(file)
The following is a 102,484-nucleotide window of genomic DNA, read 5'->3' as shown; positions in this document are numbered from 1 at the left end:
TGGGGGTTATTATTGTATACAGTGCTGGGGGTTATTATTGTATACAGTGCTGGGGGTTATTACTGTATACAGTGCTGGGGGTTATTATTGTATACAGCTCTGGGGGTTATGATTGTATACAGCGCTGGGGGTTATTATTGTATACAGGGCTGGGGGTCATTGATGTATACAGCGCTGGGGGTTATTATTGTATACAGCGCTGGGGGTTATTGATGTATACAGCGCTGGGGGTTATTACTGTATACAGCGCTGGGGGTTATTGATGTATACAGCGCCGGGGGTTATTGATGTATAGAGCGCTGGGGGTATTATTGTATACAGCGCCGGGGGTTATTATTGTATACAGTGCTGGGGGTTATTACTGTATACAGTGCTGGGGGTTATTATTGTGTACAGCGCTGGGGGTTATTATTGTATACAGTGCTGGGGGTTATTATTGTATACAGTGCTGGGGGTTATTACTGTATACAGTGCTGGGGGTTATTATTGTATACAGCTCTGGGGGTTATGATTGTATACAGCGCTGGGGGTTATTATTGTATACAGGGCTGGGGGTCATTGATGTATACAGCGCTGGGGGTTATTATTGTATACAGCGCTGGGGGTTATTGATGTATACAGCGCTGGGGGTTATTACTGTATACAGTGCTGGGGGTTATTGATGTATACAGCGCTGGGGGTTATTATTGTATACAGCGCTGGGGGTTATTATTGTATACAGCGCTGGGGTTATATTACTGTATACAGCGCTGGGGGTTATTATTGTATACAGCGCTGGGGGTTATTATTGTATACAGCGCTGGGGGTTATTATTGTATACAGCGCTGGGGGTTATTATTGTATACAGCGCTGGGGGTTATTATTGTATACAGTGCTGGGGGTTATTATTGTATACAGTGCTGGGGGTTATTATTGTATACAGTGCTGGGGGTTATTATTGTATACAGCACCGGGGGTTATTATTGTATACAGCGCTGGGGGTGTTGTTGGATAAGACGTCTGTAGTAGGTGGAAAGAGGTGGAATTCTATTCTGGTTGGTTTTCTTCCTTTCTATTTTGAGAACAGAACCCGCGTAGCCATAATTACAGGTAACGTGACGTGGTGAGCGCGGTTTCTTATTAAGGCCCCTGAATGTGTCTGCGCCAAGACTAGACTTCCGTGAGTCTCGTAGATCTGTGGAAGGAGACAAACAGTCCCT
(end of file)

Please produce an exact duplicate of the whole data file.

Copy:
The following is a 102,484-nucleotide window of genomic DNA, read 5'->3' as shown; positions in this document are numbered from 1 at the left end:
TGGGGGTTATTATTGTATACAGTGCTGGGGGTTATTATTGTATACAGTGCTGGGGGTTATTACTGTATACAGTGCTGGGGGTTATTATTGTATACAGCTCTGGGGGTTATGATTGTATACAGCGCTGGGGGTTATTATTGTATACAGGGCTGGGGGTCATTGATGTATACAGCGCTGGGGGTTATTATTGTATACAGCGCTGGGGGTTATTGATGTATACAGCGCTGGGGGTTATTACTGTATACAGCGCTGGGGGTTATTGATGTATACAGCGCCGGGGGTTATTGATGTATAGAGCGCTGGGGGTATTATTGTATACAGCGCCGGGGGTTATTATTGTATACAGTGCTGGGGGTTATTACTGTATACAGTGCTGGGGGTTATTATTGTGTACAGCGCTGGGGGTTATTATTGTATACAGTGCTGGGGGTTATTATTGTATACAGTGCTGGGGGTTATTACTGTATACAGTGCTGGGGGTTATTATTGTATACAGCTCTGGGGGTTATGATTGTATACAGCGCTGGGGGTTATTATTGTATACAGGGCTGGGGGTCATTGATGTATACAGCGCTGGGGGTTATTATTGTATACAGCGCTGGGGGTTATTGATGTATACAGCGCTGGGGGTTATTACTGTATACAGTGCTGGGGGTTATTGATGTATACAGCGCTGGGGGTTATTATTGTATACAGCGCTGGGGGTTATTATTGTATACAGCGCTGGGGTTATATTACTGTATACAGCGCTGGGGGTTATTATTGTATACAGCGCTGGGGGTTATTATTGTATACAGCGCTGGGGGTTATTATTGTATACAGCGCTGGGGGTTATTATTGTATACAGCGCTGGGGGTTATTATTGTATACAGTGCTGGGGGTTATTATTGTATACAGTGCTGGGGGTTATTATTGTATACAGTGCTGGGGGTTATTATTGTATACAGCACCGGGGGTTATTATTGTATACAGCGCTGGGGGTGTTGTTGGATAAGACGTCTGTAGTAGGTGGAAAGAGGTGGAATTCTATTCTGGTTGGTTTTCTTCCTTTCTATTTTGAGAACAGAACCCGCGTAGCCATAATTACAGGTAACGTGACGTGGTGAGCGCGGTTTCTTATTAAGGCCCCTGAATGTGTCTGCGCCAAGACTAGACTTCCGTGAGTCTCGTAGATCTGTGGAAGGAGACAAACAGTCCCT